• Be able to increase my salary by $50/week by the second quarter of 2012
  • Attend 90% of my daughter’s cross-country meets (which require me to leave the office by 2:30 12 times in the fall)
  • Take 4 Fridays off this summer to take weekend trips with my family to A, B, C, and D and 1 Friday off in the spring for a trip with just my wife to E

The difference between the powerful goals and the “generic” ones is immense. Your mind can picture the second set of examples very clearly and it puts PRESSURE on you to get it done. The first set of goals can easily be pushed off or even “checked off” after achieving a fraction of what you originally intended by that goal.

To make the goals even more pressing, share them with your business partner, spouse, or business coach.

To your personal and business success in 2012, Bryan

P.S. I’m working from home this week surrounded by Christmas cookies so, though I intend to do my 2012 business plan while munching on cookies, and I highly recommend it, it’s not required.

Instantly Beef-up your Marketing Response AND Sales Conversion with a Rock-Solid Guarantee

Your typical “100% Satisfaction Guaranteed” is now roughly translated as, “blah, blah, blah.” We’ve seen it so many times that our eyes glide past these types of Guarantees without a second thought. It’s trite and meaningless for everyone except for the guy looking to take advantage of you. But there’s a better way…

So if “100% Satisfaction Guaranteed” is a weak guarantee, here are a few great guarantees I’ve come across:

We so firmly believe we can help you make a difference in your business that if we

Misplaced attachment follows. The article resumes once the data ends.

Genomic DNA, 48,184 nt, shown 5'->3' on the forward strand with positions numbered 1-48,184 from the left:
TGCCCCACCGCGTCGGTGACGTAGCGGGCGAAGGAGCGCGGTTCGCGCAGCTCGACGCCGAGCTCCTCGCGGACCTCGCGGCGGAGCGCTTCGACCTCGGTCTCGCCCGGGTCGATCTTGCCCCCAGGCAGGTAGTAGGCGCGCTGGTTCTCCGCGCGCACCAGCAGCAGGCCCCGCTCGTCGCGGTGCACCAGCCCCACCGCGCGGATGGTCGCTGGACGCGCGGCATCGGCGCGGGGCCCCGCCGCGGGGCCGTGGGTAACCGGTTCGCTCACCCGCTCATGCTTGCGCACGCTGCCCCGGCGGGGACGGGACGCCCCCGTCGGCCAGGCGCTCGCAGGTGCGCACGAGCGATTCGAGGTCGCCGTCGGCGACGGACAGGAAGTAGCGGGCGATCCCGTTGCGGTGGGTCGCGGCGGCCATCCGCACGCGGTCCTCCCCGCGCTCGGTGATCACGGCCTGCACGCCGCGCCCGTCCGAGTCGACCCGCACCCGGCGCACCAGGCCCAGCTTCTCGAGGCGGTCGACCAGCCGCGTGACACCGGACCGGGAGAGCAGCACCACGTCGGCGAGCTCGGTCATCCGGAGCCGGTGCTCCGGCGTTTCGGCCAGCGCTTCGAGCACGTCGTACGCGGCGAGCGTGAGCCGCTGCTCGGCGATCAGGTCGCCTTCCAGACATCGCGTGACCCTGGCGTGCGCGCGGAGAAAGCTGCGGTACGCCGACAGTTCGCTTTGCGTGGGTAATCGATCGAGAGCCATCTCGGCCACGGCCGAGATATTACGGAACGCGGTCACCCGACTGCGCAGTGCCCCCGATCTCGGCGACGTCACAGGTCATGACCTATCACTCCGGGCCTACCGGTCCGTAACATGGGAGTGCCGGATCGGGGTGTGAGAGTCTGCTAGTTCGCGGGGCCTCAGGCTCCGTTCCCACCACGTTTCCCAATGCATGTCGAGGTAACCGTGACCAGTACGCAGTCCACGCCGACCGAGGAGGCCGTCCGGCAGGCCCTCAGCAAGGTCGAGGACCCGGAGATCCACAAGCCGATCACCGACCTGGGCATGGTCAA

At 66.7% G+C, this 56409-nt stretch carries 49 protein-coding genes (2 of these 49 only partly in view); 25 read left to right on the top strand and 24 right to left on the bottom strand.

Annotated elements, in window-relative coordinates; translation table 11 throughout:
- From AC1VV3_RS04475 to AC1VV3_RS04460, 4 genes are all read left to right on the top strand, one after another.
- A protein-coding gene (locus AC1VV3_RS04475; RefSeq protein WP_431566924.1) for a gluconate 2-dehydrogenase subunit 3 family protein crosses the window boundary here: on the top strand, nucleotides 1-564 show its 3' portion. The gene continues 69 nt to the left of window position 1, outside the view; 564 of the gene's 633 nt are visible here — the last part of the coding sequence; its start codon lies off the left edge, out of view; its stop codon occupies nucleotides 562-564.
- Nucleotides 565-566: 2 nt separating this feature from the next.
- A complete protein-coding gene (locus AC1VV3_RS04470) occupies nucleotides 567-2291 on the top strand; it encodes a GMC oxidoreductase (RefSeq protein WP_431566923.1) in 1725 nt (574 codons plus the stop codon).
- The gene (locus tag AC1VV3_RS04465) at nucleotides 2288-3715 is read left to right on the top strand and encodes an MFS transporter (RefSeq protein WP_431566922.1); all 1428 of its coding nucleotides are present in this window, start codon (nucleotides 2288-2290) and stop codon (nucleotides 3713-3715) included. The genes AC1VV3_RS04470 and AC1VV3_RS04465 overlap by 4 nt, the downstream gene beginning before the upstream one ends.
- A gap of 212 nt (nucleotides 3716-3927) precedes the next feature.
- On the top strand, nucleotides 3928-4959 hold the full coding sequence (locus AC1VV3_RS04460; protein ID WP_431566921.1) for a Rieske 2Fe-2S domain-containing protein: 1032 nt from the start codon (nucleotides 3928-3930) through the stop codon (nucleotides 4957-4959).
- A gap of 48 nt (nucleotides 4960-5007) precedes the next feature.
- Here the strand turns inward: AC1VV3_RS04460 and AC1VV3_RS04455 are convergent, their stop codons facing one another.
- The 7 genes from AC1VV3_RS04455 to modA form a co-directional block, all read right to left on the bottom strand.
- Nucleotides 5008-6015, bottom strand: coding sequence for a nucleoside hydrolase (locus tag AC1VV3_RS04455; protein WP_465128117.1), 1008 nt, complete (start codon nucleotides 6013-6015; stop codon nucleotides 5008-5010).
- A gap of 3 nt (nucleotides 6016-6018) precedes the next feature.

cannot increase your gross profit by $1000 a month we will either refund your investment
back to you OR we will work with you at NO cost to you until your gross profit increases by
$1000 a month.” – Automotive Management Solutions

Lifetime Free Replacement Of Any Broken ASEPCO Tank Valve

– No Matter Who Broke It!

Top-Quality Product, or It’s Free!

Performance as Promised, or We Pay You!”

Asepco’s Unique Tank Valve Guarantee

If you want to get real creative, check out this guarantee that not only guarantees performance, it pays the consumer to report their results so the business can then use that “testimonial” in further marketing:

If you beat the best ad you’ve ever written, I’ll send you a $100 check and a congratulations letter.

If you can’t beat your best ad, I’ll send you a $100 check and an apology, plus a full refund of your $500 purchase price.” – Perry Marshall’s Marketing Swiss Army Knife

This last one is too long to copy onto my blog, but take a minute to read Reliance Home Comfort’s Guarantee.

So what do these guarantee’s do that our more anemic guarantee’s do not?